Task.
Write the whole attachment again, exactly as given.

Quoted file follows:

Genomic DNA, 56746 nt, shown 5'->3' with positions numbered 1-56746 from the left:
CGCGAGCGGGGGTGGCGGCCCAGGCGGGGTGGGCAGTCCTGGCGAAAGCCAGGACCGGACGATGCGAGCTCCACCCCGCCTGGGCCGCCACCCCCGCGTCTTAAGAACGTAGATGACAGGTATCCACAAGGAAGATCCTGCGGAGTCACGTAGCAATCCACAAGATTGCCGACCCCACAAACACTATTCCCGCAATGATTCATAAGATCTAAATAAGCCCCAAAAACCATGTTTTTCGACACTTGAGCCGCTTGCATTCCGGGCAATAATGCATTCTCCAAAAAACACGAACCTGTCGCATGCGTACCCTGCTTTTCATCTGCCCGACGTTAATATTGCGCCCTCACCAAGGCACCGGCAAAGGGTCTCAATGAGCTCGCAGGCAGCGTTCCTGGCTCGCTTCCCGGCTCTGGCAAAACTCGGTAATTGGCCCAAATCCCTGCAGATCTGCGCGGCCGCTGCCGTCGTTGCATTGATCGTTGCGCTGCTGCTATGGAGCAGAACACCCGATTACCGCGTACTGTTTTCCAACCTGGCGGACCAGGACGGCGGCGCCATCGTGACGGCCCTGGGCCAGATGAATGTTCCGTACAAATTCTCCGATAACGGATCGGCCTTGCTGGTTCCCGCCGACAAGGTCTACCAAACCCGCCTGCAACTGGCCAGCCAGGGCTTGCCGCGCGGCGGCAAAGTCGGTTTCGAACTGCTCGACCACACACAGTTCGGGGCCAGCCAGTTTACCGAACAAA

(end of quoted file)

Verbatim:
Genomic DNA, 56746 nt, shown 5'->3' with positions numbered 1-56746 from the left:
CGCGAGCGGGGGTGGCGGCCCAGGCGGGGTGGGCAGTCCTGGCGAAAGCCAGGACCGGACGATGCGAGCTCCACCCCGCCTGGGCCGCCACCCCCGCGTCTTAAGAACGTAGATGACAGGTATCCACAAGGAAGATCCTGCGGAGTCACGTAGCAATCCACAAGATTGCCGACCCCACAAACACTATTCCCGCAATGATTCATAAGATCTAAATAAGCCCCAAAAACCATGTTTTTCGACACTTGAGCCGCTTGCATTCCGGGCAATAATGCATTCTCCAAAAAACACGAACCTGTCGCATGCGTACCCTGCTTTTCATCTGCCCGACGTTAATATTGCGCCCTCACCAAGGCACCGGCAAAGGGTCTCAATGAGCTCGCAGGCAGCGTTCCTGGCTCGCTTCCCGGCTCTGGCAAAACTCGGTAATTGGCCCAAATCCCTGCAGATCTGCGCGGCCGCTGCCGTCGTTGCATTGATCGTTGCGCTGCTGCTATGGAGCAGAACACCCGATTACCGCGTACTGTTTTCCAACCTGGCGGACCAGGACGGCGGCGCCATCGTGACGGCCCTGGGCCAGATGAATGTTCCGTACAAATTCTCCGATAACGGATCGGCCTTGCTGGTTCCCGCCGACAAGGTCTACCAAACCCGCCTGCAACTGGCCAGCCAGGGCTTGCCGCGCGGCGGCAAAGTCGGTTTCGAACTGCTCGACCACACACAGTTCGGGGCCAGCCAGTTTACCGAACAAA